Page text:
• Compare across types of countries and post-war experiences, and identify key dynamics that can account for similarities and differences

  • Discuss competing views and explanations of the causes of variation in outcomes, using both quantitative and qualitative evidence

  • Critically reflect on and evaluate different peacebuilding policies and critically assess their consequences

Academic and graduate skills:

At the end of the module, students should be able to:

  • Think critically about complex subjects

  • Communicate effectively in both verbal and written forms

  • Present complex concepts and topics confidently

  • Engage in effective secondary research

Assessment

Task Length % of module mark
Essay/coursework
4000 word essay
N/A 100

Special assessment rules

None

Reassessment

Task Length % of module mark
Essay/coursework
4000 word essay
N/A 100

Module feedback

Students will receive written timely feedback on their formative assessment. They will also have the opportunity to discuss their feedback during the module tutor’s feedback and guidance hours.

Indicative reading

Cheng, Christine (2019), Extralegal Groups in Post-Conflict Liberia: How Trade Makes the State Oxford: Oxford University Press.

Cheldelin, Sandra and Eliatamby, Maneshka (2011) Women Waging War and Peace: International Perspectives on Women’s Roles in Conflict and Post-Conflict Reconstruction. NY: Continuum Books.

Curtis, D. & G. Sindre (2019) Transforming State Visions: Ideology and Ideas in Armed Groups Turned Political Parties. Government and Opposition, 54, 387-414.

Dayton, Bruce B. and Kriesberg, Louis (2009) Conflict Transformation and Peacebuilding: Moving from Violence to Sustainable Peace. New York: Routledge.

Howard, Lise M. (2019) Power in Peacekeeping. Cambridge: Cambridge University Press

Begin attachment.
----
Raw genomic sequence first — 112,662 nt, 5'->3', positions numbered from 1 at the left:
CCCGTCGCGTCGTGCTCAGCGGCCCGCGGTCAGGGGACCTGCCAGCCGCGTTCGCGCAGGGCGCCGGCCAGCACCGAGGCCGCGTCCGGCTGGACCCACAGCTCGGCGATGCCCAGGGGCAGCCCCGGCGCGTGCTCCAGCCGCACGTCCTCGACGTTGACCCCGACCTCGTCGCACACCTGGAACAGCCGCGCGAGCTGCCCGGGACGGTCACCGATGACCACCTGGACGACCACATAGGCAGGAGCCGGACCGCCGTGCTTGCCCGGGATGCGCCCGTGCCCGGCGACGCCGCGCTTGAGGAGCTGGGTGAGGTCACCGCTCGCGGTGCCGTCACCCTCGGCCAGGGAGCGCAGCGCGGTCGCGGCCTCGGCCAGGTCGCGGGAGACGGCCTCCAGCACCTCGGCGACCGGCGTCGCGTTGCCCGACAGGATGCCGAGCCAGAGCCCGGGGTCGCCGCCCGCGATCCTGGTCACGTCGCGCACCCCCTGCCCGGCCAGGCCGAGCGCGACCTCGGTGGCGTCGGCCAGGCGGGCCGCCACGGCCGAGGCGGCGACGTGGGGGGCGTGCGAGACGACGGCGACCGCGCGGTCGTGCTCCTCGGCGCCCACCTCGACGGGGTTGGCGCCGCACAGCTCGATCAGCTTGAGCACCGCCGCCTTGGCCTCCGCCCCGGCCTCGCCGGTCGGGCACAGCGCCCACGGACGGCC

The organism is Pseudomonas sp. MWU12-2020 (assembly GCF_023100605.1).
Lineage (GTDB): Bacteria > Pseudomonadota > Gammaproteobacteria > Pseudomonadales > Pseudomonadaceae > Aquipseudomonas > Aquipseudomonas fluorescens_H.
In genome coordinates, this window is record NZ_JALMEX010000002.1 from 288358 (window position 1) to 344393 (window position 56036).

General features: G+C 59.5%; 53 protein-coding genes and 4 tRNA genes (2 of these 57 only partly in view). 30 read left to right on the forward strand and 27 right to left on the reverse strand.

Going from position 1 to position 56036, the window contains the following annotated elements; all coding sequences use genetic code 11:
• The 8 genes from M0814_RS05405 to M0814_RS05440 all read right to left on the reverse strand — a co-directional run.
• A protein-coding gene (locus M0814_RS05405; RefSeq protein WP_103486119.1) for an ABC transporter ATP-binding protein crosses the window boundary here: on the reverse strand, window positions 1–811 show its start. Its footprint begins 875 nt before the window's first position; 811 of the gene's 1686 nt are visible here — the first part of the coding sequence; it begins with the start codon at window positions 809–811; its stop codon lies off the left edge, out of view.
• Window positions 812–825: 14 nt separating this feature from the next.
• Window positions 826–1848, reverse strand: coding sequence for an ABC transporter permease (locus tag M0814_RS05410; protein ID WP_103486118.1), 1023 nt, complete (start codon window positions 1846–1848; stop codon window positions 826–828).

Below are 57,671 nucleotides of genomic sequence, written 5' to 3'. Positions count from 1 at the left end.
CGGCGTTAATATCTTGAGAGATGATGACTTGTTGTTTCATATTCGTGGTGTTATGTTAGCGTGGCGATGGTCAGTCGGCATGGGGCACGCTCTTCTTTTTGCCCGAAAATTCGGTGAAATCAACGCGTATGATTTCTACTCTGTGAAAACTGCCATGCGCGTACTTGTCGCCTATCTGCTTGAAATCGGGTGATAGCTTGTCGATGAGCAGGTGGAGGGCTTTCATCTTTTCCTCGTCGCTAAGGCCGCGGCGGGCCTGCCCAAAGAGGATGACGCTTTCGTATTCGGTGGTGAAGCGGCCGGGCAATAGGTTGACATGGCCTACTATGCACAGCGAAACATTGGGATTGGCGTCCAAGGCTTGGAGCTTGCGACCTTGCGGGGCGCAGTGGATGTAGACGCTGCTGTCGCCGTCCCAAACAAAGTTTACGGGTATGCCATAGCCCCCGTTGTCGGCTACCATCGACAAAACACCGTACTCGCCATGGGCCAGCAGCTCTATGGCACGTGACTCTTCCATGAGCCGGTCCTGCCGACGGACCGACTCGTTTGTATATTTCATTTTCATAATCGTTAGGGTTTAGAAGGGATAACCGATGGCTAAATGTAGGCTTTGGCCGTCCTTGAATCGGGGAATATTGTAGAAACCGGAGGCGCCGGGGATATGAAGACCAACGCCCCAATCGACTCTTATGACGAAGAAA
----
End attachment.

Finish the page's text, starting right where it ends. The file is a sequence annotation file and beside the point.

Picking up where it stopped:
Huang, Reyko (2016) The Wartime Origins of Democratization: Civil Wars, Rebel Governance, and Political Regimes. Cambridge: Cambridge University Press

Piccolino, G. 2015. Winning wars, building (illiberal) peace? The rise (and possible fall) of a victor's peace in Rwanda and Sri Lanka. 1770-1785.

Matanock, Aila (M.) (2017) Electing Peace: From Civil Conflict to Political Participation. Cambridge: Cambridge University Press.

Wood, E. (2001) An insurgent path to democracy: popular mobilization, economic interests, and regime transition in South Africa and El Salvador. Comparative political studies, 34, 862-888.



The information on this page is indicative of the module that is currently on offer. The University is constantly exploring ways to enhance and improve its degree programmes and therefore reserves the right to make variations to the content and method of delivery of modules, and to discontinue modules, if such action is reasonably considered to be necessary by the University. Where appropriate, the University will notify and consult with affected students in advance about any changes that are required in line with the University's policy on the Approval of Modifications to Existing Taught Programmes of Study.